#CPRSVAN60 Series: Women Pioneers of CPRS Vancouver (Part One)

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This year marks CPRS Vancouver’s 60th anniversary. To honour this milestone, we’ve launched #CPRSVAN60, an initiative focused on highlighting some of the amazing work and talented professionals that have contributed to CPRS Vancouver over the last six decades. In this edition, we hear from Carla Shore, APR FCPRS and some amazing women pioneers involved in PR in Vancouver over the years. Come chat with Carla and other CPRS leaders at our 60th anniversary event being held on June 13th at the Bill Reid Gallery. Register here!

“Working flat out, day to day, most of us don’t stop to think about the fact we are making history. We all started somewhere, and we’ve all evolved into public relations professionals.”

-- Susan Jamieson-McLarnon, APR, LM, CPRS Vancouver Past President ‘86-‘87

When I moved to Vancouver to work in PR more than (gasp!) 20 years ago, all around me at CPRS Vancouver I saw successful, smart women working in our profession. We had a woman CPRS President, and a large number of PR agencies were owned or run by women. Yes, there were more men in senior positions, especially in the corporate and government worlds of PR, but there were a lot of strong women in leadership roles who I looked up to.

Deborah Folka, APR FCPRS LM was president of CPRS Vancouver when I moved here, and when I soon applied to obtain my Accreditation in Public Relations (APR) , Francine Gaudet, APR FCPRS LM and Lori Chortyk, APR helped me (immensely!) through it. Mat Wilcox, Nancy Spooner, Della Smith, Karen Cook Porter and many other women led agencies. Women ran PR departments at major organizations, like Geraldine Vance, Leigh Carter, Darlene Hyde and more. And many successful PR entrepreneurs made me believe I could eventually hang out my own shingle as a ‘boutique PR agency.’ It was really motivating to see women in charge in Vancouver.

In fact, about five decades ago the first female CPRS Vancouver member was Mildred Jeffery, APR. No one is positive when she was allowed to become a member (CPRS lifer Pauline Buck believes Dean Miller was President at that time and fought to let her join), but she went on to become the first female president of PRSBC, now CPRS Vancouver in 1973-74. In 2002, Ms. Jeffery was named a Life Member of the chapter. When she passed away in 2015 many CPRS members shared fond memories of her.

Many more women followed her into the President’s chair. Susan Jamieson-McLarnon was CPRS Vancouver’s third female President from 1986-87. Francine Gaudet was President of CPRS Vancouver in 1989-90. Peggy John, APR LM led the group in 1992-93, Deborah Folka in 1995-96, Deborah Skaey, APR in 1996-97, and the list goes on up to today with CPRS Vancouver’s current female President, Johanna Ward. Nearly all have their APR, many have been inducted into the CPRS College of Fellows and many have been named Lifetime Members.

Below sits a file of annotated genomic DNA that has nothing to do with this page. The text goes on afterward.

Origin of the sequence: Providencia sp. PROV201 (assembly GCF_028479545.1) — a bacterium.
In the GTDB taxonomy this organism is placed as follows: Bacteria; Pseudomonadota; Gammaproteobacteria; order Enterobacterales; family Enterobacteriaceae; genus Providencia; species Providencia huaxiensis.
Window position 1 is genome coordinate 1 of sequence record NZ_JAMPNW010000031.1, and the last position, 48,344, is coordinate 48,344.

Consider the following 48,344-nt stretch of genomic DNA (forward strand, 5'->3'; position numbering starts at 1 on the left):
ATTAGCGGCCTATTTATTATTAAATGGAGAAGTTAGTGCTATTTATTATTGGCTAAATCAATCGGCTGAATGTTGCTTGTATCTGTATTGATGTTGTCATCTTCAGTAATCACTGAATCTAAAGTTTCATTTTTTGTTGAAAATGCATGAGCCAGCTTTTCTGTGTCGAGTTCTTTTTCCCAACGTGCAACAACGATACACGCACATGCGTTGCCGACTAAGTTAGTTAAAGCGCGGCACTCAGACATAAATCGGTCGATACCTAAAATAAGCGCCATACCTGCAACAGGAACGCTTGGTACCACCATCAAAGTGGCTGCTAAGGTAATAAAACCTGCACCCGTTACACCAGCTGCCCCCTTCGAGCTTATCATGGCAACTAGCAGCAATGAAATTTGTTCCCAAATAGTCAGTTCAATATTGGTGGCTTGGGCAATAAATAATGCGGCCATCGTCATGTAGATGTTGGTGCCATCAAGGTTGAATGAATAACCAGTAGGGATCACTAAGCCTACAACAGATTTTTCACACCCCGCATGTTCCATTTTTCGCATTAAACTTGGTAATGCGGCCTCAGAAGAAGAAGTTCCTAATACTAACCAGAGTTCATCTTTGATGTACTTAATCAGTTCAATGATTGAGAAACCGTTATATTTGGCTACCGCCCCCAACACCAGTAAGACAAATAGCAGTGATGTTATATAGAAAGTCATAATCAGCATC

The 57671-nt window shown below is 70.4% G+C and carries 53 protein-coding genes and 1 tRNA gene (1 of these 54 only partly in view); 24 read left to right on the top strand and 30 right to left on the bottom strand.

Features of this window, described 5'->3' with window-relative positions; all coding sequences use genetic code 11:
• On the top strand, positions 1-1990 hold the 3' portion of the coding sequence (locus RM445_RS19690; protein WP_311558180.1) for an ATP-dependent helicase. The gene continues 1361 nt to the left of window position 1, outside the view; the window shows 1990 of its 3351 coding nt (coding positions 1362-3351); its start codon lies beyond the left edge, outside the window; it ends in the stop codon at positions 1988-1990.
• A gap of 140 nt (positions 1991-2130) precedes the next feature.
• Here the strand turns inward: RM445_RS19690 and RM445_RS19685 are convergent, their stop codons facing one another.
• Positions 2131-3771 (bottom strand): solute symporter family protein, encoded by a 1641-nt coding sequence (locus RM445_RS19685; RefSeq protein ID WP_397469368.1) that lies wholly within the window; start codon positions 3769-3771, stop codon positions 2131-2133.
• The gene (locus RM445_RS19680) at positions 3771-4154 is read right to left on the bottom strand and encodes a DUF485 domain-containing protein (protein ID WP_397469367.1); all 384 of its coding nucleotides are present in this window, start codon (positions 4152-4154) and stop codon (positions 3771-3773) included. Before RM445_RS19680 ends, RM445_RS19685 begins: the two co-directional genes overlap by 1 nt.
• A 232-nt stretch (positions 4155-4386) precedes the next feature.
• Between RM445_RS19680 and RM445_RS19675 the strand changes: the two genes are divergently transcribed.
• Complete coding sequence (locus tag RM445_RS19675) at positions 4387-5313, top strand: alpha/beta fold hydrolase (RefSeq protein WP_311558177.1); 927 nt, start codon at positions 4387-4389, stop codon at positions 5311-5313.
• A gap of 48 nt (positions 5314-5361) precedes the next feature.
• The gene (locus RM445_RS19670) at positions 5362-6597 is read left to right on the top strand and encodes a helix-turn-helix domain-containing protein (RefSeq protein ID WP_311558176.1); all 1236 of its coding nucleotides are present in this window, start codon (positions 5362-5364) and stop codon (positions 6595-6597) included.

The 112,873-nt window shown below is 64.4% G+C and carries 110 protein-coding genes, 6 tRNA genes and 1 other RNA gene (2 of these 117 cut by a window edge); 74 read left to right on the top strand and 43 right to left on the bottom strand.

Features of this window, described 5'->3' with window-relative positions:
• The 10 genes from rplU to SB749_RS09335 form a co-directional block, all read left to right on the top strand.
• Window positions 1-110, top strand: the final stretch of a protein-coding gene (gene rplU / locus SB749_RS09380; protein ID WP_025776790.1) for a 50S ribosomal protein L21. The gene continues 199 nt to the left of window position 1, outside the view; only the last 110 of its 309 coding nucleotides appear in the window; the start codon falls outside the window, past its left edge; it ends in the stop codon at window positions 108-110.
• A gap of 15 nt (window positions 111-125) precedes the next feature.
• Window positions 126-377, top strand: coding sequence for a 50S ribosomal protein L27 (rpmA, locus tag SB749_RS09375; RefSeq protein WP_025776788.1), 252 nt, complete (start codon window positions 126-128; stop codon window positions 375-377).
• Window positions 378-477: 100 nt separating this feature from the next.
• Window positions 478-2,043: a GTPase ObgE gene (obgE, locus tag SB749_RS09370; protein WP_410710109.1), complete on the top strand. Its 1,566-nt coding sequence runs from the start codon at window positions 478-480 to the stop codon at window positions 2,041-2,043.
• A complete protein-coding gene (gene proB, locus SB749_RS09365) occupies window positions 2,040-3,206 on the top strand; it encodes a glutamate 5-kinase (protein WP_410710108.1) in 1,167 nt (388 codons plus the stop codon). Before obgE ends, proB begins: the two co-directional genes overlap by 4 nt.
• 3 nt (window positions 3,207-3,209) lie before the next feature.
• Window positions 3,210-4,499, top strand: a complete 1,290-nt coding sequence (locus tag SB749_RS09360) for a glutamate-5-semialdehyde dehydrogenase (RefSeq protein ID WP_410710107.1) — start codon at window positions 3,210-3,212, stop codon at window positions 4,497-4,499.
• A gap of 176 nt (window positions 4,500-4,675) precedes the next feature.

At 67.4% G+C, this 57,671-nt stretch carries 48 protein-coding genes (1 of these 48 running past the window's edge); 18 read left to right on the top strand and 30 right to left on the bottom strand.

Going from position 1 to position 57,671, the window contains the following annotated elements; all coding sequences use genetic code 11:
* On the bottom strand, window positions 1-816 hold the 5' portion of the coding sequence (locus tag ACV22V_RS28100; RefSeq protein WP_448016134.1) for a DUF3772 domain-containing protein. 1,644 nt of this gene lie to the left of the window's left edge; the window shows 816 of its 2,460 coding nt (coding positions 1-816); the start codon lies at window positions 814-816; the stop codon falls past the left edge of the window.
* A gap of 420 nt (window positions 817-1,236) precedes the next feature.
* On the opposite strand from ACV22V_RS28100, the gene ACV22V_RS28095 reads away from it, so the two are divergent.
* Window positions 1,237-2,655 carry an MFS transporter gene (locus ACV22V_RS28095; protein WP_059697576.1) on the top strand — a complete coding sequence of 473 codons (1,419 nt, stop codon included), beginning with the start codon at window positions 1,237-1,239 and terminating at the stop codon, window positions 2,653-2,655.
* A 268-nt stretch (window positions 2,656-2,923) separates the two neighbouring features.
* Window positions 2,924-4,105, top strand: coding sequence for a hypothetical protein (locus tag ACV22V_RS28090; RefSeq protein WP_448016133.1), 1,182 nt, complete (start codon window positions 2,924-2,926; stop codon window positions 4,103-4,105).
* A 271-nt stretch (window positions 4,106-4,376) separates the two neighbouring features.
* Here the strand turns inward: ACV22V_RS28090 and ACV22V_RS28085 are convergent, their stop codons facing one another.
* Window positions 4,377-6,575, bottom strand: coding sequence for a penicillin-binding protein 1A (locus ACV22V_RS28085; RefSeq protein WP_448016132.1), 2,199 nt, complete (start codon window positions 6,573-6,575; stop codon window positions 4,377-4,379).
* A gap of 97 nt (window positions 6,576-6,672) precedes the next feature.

How did Vancouver, and CPRS in particular, attract so many women into senior leadership roles in PR?

“There has always been such a strong connection among individuals,” says Ms. Gaudet. “I always feel comfortable calling people and asking for their help. And I’m always happy to take calls from people as well. There’s a really strong connection with the society that I appreciate.”

That mentorship and helpfulness rings true of my own experience of CPRS, and is still evident today.

Of course, it wasn’t all smooth sailing for PR’s female pioneers in the 70s, 80s, 90s, and even in today’s #metoo era. Many of these PR leaders have stories about how difficult it was to be a woman in male-dominated circles.

“In the 90s, I was fired from a senior leadership role and told it was because ‘a woman couldn’t do the job,’” says Ms. Folka. “I don’t think anyone would risk saying that today…but there’s likely someone who still thinks it! We hope they are in the minority now.”

“I was often on boards as the only woman,” says Ms. Skaey. “That taught me that I had to be in line with them. That was challenging in the beginning but you needed to gain their respect. I had to be very strong. It was a challenge also in that your advice was not taken because you were a woman. Hopefully that has changed.”

We all know there a lot of women in PR, and it’s been that way for decades, but it’s refreshing to take stock of how many women in Vancouver were (and are!) in leadership roles in public relations. Not only were they leaders in their own organizations, but they took the time to also become leaders of CPRS Vancouver and contribute to make growth, networking and mentorship possible for many other women (and men) in PR. They paved the way for me, for the generation that came after me, and for the generations coming after them as well.

“Congratulations to the members of CPRS Vancouver for their commitment to a profession that seeks answers to the new challenges presented by changing conditions,” says Ms. Jamieson-McLarnon. “I enjoyed every day – well, almost every day.”

About the Author

Carla Shore APR FCPRS has been a member of CPRS since sometime in the 90s. She served on the CPRS Vancouver board as senior PD chair in 2012-13, has been an APR judge for more than 15 years, was the program chair for the 2017 national conference, and has volunteered with three CPRS chapters as well as nationally for more than two decades. She leads her own boutique agency, C-Shore Communications Inc.

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